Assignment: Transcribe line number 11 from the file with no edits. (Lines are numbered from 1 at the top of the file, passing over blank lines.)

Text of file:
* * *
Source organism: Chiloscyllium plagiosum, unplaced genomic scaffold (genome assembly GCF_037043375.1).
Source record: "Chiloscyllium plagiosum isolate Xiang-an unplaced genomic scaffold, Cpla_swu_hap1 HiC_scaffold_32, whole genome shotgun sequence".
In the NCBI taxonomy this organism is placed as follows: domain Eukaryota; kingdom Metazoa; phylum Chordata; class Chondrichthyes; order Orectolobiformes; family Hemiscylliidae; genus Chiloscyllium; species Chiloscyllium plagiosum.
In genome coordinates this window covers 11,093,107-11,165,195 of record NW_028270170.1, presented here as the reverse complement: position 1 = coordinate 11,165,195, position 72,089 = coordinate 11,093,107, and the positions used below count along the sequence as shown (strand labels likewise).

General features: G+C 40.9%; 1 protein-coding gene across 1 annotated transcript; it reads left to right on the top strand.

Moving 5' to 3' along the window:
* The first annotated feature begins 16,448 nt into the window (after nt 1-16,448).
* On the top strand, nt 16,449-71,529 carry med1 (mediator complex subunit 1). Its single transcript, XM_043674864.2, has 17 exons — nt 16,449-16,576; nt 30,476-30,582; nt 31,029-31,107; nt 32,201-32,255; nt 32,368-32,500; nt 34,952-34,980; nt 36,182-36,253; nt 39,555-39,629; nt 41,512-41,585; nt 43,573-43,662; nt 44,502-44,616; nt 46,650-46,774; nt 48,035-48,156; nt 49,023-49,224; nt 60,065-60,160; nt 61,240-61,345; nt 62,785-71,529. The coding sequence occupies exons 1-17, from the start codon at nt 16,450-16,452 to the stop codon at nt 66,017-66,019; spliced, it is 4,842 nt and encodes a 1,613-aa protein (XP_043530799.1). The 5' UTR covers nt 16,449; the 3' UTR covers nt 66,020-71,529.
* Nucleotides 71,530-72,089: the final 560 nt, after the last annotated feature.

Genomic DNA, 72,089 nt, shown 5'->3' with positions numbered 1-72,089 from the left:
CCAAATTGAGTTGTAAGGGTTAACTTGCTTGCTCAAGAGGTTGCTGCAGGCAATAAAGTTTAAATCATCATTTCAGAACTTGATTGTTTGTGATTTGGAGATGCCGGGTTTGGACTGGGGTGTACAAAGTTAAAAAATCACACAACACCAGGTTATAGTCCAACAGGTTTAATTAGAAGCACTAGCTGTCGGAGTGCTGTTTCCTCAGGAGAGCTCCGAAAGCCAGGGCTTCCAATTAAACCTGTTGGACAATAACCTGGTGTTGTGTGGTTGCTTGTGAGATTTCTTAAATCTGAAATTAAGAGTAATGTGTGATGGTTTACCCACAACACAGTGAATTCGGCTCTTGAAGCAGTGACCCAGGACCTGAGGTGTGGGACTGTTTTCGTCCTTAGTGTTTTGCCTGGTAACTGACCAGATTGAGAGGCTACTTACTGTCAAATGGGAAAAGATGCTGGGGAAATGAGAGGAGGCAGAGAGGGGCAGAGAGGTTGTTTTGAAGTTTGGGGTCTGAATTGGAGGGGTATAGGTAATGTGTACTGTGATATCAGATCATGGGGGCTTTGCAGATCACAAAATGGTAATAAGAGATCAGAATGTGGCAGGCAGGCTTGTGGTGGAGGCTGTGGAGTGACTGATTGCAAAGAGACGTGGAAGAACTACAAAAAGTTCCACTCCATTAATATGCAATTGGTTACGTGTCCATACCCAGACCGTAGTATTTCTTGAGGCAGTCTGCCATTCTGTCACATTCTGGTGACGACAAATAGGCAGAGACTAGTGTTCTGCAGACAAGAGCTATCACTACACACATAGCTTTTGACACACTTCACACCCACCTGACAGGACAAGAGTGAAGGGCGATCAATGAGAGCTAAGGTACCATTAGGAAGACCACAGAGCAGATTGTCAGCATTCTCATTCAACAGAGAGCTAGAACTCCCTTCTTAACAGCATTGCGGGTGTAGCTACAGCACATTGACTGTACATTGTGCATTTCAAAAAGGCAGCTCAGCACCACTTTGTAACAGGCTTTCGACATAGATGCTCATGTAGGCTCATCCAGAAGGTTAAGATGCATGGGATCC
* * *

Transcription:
CCAAATTGAGTTGTAAGGGTTAACTTGCTTGCTCAAGAGGTTGCTGCAGGCAATAAAGTTTAAATCATCATTTCAGAACTTGATTGTTTGTGATTTGGAGATGCCGGGTTTGGACTGGGGTGTACAAAGTTAAAAAATCACACAACACCAGGTTATAGTCCAACAGGTTTAATTAGAAGCACTAGCTGTCGGAGTGCTGTTTCCTCAGGAGAGCTCCGAAAGCCAGGGCTTCCAATTAAACCTGTTGGACAATAACCTGGTGTTGTGTGGTTGCTTGTGAGATTTCTTAAATCTGAAATTAAGAGTAATGTGTGATGGTTTACCCACAACACAGTGAATTCGGCTCTTGAAGCAGTGACCCAGGACCTGAGGTGTGGGACTGTTTTCGTCCTTAGTGTTTTGCCTGGTAACTGACCAGATTGAGAGGCTACTTACTGTCAAATGGGAAAAGATGCTGGGGAAATGAGAGGAGGCAGAGAGGGGCAGAGAGGTTGTTTTGAAGTTTGGGGTCTGAATTGGAGGGGTATAGGTAATGTGTACTGTGATATCAGATCATGGGGGCTTTGCAGATCACAAAATGGTAATAAGAGATCAGAATGTGGCAGGCAGGCTTGTGGTGGAGGCTGTGGAGTGACTGATTGCAAAGAGACGTGGAAGAACTACAAAAAGTTCCACTCCATTAATATGCAATTGGTTACGTGTCCATACCCAGACCGTAGTATTTCTTGAGGCAGTCTGCCATTCTGTCACATTCTGGTGACGACAAATAGGCAGAGACTAGTGTTCTGCAGACAAGAGCTATCACTACACACATAGCTTTTGACACACTTCACACCCACCTGACAGGACAAGAGTGAAGGGCGATCAATGAGAGCTAAGGTACCATTAGGAAGACCACAGAGCAGATTGTCAGCATTCTCATTCAACAGAGAGCTAGAACTCCCTTCTTAACAGCATTGCGGGTGTAGCTACAGCACATTGACTGTACATTGTGCATTTCAAAAAGGCAGCTCAGCACCACTTTGTAACAGGCTTTCGACATAGATGCTCATGTAGGCTCATCCAGAAGGTTAAGATGCATGGGATCC